The House of Commons’ Public Accounts Committee (PAC) has found that the Department for Health and Social Care (DHSC) has £4bn of personal protective equipment (PPE) in storage that will not be used and wrote off £8.7bn of the £12bn PPE purchased in 2021/22.
In its report, PAC criticised the health department for its long-standing weak financial management and urged a “reset” to ensure the department is fit for purpose to tackle future pandemics.
It urged the department to learn from its experience of responding to the COVID-19 pandemic and implement “robust procurement and inventory management processes and controls to ensure proper financial management”.
Pre-pandemic, the committee said, the DHSC’s processes failed to prevent unauthorised spending. Unapproved special payments across the Departmental Group were estimated as £18m during 2019–20. The DHSC is required to obtain Treasury approval for these types of payments.
The report said: “The Department has regularly failed to follow public spending rules and across the Departmental Group there is a track record of failing to comply with the requirements of Managing Public Money.”
The Treasury has said that £1.3bn of the Department’s spending in 2020–21 did not have HM Treasury consent and was therefore “irregular”.
Oliver Simms, Manager, Public Sector Audit and Assurance, ICAEW says: “The problems have been there for a long time and then when the pandemic hit, it exposed underlying weaknesses in financial management and financial controls.”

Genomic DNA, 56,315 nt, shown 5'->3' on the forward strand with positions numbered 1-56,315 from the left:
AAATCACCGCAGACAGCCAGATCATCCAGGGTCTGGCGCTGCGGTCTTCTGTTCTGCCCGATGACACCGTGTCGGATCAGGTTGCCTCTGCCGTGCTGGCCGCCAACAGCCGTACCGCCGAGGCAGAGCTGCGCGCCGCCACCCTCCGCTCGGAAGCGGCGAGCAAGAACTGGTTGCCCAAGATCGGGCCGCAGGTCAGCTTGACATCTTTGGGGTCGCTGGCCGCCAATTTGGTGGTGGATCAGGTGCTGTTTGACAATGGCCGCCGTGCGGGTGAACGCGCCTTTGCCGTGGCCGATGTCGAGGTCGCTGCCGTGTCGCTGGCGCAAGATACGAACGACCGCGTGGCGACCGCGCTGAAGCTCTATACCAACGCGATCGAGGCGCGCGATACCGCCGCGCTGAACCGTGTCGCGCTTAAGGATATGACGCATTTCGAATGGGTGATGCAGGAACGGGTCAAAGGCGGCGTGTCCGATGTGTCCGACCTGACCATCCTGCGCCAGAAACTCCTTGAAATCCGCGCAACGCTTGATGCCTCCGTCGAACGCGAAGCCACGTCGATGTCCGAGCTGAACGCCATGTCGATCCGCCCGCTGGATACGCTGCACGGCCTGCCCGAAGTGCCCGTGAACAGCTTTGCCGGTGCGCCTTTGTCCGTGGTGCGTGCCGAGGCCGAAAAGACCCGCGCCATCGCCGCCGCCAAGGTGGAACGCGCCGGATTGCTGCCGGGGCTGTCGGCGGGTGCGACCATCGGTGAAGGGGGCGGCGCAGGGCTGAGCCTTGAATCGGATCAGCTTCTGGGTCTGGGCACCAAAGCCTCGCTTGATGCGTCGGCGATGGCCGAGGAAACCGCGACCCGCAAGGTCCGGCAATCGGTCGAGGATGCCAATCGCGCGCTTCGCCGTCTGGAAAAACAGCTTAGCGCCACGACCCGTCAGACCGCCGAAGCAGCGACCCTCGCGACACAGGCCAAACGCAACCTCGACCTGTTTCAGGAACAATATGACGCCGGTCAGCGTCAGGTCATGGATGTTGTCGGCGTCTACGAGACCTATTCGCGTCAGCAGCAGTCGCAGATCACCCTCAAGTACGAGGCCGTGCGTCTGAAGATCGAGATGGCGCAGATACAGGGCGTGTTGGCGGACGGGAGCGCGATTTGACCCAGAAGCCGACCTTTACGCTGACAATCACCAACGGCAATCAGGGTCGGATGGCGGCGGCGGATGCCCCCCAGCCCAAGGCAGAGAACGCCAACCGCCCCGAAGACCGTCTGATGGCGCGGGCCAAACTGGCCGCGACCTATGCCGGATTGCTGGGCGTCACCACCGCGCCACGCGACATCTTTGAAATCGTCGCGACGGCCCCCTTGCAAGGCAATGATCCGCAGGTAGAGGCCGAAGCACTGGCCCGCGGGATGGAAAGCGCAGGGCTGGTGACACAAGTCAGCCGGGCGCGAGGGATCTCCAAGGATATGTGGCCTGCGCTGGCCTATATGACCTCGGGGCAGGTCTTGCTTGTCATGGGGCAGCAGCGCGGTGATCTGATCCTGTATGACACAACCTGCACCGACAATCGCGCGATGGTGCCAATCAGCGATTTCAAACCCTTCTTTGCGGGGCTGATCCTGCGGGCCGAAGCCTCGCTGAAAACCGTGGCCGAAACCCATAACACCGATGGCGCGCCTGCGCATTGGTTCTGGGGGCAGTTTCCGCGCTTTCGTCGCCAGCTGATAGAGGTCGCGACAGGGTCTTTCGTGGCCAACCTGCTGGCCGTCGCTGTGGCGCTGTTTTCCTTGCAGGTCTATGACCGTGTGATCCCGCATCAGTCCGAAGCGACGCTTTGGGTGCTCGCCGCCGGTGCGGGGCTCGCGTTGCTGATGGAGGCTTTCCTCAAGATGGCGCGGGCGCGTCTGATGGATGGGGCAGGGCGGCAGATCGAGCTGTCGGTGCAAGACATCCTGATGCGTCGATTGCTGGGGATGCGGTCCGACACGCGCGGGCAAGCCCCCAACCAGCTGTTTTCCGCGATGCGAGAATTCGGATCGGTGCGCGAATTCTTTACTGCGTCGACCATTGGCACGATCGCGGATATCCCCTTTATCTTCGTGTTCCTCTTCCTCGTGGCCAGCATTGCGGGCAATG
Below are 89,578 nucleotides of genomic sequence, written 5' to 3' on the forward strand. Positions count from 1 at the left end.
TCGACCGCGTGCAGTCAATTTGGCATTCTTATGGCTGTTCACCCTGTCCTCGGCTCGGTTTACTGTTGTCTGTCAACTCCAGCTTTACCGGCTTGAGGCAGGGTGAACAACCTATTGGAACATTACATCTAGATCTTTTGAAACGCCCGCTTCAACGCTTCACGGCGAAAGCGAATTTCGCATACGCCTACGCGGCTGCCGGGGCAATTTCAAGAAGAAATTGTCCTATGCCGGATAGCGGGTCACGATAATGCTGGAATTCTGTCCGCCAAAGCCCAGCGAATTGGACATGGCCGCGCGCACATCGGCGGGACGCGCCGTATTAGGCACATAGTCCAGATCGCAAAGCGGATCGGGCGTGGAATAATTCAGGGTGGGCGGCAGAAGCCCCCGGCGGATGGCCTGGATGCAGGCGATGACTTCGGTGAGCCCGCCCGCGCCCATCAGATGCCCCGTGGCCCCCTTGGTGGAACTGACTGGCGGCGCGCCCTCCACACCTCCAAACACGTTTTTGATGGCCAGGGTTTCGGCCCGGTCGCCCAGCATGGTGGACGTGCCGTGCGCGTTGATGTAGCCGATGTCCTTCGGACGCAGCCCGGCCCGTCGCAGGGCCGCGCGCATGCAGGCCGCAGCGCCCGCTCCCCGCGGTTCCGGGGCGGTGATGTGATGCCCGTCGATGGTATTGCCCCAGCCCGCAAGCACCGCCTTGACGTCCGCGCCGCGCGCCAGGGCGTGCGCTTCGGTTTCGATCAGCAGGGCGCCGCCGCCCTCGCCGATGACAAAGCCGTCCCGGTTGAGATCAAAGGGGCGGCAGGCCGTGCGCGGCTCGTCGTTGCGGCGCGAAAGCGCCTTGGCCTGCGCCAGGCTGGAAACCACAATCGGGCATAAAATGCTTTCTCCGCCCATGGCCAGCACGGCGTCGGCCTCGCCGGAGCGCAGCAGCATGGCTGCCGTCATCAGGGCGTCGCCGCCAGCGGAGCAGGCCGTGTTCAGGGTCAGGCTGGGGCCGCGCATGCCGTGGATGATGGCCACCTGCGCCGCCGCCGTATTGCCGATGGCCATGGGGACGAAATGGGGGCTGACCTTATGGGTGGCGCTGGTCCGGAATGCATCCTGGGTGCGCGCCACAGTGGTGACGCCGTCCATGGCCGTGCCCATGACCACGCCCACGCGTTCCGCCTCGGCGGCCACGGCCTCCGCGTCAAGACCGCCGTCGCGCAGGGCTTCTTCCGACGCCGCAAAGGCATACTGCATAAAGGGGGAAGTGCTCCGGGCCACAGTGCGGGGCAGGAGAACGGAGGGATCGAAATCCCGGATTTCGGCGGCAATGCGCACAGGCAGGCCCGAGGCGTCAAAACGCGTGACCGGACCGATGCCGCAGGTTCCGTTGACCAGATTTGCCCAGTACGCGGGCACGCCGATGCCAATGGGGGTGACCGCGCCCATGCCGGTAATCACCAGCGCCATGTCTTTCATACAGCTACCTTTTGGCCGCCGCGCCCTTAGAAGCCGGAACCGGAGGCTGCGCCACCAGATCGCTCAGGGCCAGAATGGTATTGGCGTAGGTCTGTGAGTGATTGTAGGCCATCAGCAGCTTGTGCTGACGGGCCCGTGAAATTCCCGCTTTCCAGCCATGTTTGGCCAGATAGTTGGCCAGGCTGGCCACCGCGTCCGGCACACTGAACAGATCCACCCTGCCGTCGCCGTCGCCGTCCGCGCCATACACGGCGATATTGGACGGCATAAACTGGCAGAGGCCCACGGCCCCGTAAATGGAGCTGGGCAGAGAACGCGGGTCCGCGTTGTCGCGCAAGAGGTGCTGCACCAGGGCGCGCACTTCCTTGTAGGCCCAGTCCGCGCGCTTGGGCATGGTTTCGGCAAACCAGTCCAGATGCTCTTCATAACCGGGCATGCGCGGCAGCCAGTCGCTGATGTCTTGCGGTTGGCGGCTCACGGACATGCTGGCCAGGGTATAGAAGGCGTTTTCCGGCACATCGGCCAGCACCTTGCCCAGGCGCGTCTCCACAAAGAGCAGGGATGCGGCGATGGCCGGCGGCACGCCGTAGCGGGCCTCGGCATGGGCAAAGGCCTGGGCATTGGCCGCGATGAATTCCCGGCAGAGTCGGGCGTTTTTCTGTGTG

While the Department “consciously relaxed financial controls during its pandemic response, this is not the first-time such instances of non-compliance have been identified”, PAC said.
PAC has asked the DHSC to write to it by October 2022 setting out the systems and processes it has established as part of its financial reset to “ensure the regularity of expenditure and compliance with spending controls across the Departmental Group going forward”.
Simms says: “The government is restructuring the NHS by replacing clinical commissioning groups with integrated care boards. These new boards will not succeed unless lessons are learned from the pandemic and financial management is improved.”
The committee has also asked for an update on the progress of PPE disposal in the usual PAC quarterly update.
Perhaps most pressing for PAC is that the UK Health Security Agency (UKHSA) still hasn’t agreed a budget for the new financial year. The budget for 2021–22 for the UKHSA, established in April 2021, had still not been agreed when PAC took evidence on 7 March 2022; the department “did not know when it would agree a UKHSA budget for the 2022–23 financial year”. It also pointed out that the University Hospitals of Leicester NHS Trust has not published audited accounts since 2018/19.
PAC said the department “should not get into this position again” and should develop a “detailed and realistic plan” for publishing its annual report and accounts on a timely basis. DHSC published its 2020/21 annual report and accounts on 31 January 2022, nine months after the year end and six months after HM Treasury’s administrative deadline.
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